Man praises community spirit after flood water threatens homes in Dagenham
- Credit: Ian Gent
A man has hailed community spirit after torrential rain threatened to flood homes in Dagenham.
When Abdul Manik and his neighbours in Goresbrook Road saw the water rising to their doorsteps in the downpour on Sunday, July 25, they rolled up their sleeves and got to work.
"The drains just couldn't cope. Everyone came together realising everyone's house was at risk.
"It was terrifying. If your house floods, where will you go? If we had waited another 10 minutes our homes would have flooded," Mr Manik said.
He explained his home is at the lowest point on Goresbrook Road so the water collected there first.
The 38-year-old bus driver called the emergency services, but knew they would be stretched with floods across the borough.
Using improvised tools including copper piping, neighbours prised open drainage gullies and started unblocking the drains.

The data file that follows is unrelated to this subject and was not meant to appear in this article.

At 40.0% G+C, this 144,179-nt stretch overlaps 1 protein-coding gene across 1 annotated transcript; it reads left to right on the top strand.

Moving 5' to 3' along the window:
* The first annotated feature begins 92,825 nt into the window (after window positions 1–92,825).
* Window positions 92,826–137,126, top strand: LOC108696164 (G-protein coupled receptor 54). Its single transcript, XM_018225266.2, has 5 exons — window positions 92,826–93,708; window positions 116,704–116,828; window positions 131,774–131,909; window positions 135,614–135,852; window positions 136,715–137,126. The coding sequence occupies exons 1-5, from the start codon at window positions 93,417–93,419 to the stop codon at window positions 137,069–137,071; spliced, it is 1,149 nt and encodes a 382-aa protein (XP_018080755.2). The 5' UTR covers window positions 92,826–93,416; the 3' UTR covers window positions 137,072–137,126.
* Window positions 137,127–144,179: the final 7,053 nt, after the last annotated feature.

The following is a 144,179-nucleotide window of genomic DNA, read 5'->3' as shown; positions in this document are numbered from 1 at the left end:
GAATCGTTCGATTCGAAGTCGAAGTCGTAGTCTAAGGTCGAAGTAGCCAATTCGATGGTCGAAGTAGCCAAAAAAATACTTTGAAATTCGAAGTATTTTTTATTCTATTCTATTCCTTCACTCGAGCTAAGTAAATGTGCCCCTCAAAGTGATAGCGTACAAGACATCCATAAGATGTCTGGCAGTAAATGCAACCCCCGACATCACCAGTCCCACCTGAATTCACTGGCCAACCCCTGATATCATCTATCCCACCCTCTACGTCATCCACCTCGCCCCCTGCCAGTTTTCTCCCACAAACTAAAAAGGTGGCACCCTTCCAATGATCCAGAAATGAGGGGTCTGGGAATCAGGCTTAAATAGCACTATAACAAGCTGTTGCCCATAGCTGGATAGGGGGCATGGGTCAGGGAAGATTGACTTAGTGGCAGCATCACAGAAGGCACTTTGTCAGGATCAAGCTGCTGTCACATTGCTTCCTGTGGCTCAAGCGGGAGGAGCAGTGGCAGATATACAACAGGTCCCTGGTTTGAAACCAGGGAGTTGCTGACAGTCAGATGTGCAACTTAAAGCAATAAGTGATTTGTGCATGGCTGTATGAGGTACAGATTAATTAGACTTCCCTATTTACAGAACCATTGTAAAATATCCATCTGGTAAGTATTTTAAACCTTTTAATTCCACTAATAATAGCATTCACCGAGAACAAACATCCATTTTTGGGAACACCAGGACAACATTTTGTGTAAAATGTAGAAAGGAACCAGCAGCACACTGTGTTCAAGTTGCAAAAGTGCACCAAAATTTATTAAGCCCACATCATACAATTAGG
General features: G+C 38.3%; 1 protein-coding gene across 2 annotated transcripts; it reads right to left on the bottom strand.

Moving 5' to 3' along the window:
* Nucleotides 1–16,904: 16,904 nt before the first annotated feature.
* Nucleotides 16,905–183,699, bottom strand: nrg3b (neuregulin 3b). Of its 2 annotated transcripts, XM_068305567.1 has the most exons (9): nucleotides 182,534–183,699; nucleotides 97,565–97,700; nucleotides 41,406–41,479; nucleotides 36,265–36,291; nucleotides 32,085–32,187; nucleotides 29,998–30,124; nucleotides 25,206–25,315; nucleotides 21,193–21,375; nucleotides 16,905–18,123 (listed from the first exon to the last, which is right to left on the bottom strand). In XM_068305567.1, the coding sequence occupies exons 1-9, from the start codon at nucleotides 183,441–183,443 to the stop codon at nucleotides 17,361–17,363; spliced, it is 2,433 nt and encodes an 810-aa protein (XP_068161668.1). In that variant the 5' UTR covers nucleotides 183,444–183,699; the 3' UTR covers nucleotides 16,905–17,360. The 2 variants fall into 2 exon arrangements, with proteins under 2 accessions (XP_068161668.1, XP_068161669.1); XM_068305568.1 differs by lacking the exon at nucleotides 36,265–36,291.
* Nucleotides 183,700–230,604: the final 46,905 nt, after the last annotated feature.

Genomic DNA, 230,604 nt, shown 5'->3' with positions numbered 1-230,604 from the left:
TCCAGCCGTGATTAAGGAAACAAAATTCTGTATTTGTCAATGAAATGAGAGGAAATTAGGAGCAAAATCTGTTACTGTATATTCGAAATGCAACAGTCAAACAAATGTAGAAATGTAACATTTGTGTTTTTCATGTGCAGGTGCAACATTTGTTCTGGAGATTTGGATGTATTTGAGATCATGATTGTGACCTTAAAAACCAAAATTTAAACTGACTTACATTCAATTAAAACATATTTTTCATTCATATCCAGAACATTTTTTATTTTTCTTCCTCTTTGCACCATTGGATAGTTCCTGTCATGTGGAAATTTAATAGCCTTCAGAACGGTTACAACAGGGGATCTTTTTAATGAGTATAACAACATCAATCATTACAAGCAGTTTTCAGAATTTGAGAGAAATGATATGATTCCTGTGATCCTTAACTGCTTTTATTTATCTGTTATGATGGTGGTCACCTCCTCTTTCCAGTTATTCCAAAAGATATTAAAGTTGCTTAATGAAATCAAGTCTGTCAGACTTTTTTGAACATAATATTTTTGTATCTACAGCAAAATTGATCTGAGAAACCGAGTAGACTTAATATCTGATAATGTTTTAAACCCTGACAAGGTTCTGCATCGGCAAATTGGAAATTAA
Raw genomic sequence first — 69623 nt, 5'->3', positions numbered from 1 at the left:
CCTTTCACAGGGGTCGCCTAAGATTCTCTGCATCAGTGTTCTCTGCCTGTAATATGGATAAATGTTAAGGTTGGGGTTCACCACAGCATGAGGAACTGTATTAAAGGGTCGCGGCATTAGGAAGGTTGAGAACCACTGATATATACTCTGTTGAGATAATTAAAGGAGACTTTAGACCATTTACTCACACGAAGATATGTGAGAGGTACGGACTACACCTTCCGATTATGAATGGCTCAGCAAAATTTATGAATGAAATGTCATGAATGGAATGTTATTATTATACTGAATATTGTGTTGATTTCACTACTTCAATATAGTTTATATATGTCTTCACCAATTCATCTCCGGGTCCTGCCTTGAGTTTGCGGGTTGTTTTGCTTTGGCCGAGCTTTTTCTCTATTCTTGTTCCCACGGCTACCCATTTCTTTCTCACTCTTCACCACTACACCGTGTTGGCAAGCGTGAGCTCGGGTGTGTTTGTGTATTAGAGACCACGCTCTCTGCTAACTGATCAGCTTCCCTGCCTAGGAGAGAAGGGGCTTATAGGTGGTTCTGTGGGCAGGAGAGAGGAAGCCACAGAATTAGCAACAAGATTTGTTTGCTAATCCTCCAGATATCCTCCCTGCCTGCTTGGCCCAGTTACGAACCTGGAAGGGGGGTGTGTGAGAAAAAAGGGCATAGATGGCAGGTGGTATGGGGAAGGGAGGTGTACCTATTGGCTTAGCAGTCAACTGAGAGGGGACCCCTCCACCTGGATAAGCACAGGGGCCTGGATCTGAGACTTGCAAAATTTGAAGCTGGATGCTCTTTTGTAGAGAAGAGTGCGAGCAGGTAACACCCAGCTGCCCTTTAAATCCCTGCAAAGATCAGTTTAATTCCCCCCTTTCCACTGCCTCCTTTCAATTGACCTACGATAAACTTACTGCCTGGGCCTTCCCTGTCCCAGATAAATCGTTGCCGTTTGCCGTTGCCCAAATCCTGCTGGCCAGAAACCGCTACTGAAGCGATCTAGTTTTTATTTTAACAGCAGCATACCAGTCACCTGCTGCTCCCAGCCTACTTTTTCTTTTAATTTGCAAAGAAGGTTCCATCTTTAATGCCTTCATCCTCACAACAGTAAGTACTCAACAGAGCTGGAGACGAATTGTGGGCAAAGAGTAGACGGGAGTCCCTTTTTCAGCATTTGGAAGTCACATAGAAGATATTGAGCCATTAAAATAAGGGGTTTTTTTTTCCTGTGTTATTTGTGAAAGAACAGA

Mr Manik, his 10-year-old son Adam, daughter Sophia, aged three, and neighbours including Adrian Kastas and Ian Gent teamed up to save the rain from pouring through their doors.
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After up to four hours, the road was cleared and disaster averted.
"Because of that we saved so much trouble and money. I want to say a big thank you to everyone."
He said if it "wasn't for the neighbours, our houses would have completely flooded".
"It's really important to have community. Without that, I don't know what we would do," Mr Manik added.
On the cause, Mr Manik, who studied A-Level geography, was clear that global warming driven by human activity was behind the deluge.
He vowed to do his bit for the planet by getting more solar panels and an electric car, no matter the cost.
"Change needs to come from you. It might make a tiny percentage of a difference, but imagine if everyone did it. That's when change happens," he said.
Barking and Dagenham saw 20 areas hit by floodwater, according to the local authority's leader Cllr Darren Rodwell.
In comments on social media, Cllr Rodwell said the monsoon-type weather meant more had to be done to tackle climate change, with investment in infrastructure.
It is the second month in which the borough has seen freak weather events, with neighbours in Hulse Avenue, Barking, hit by a tornado in June.
"We have to change our ways," Mr Manik said.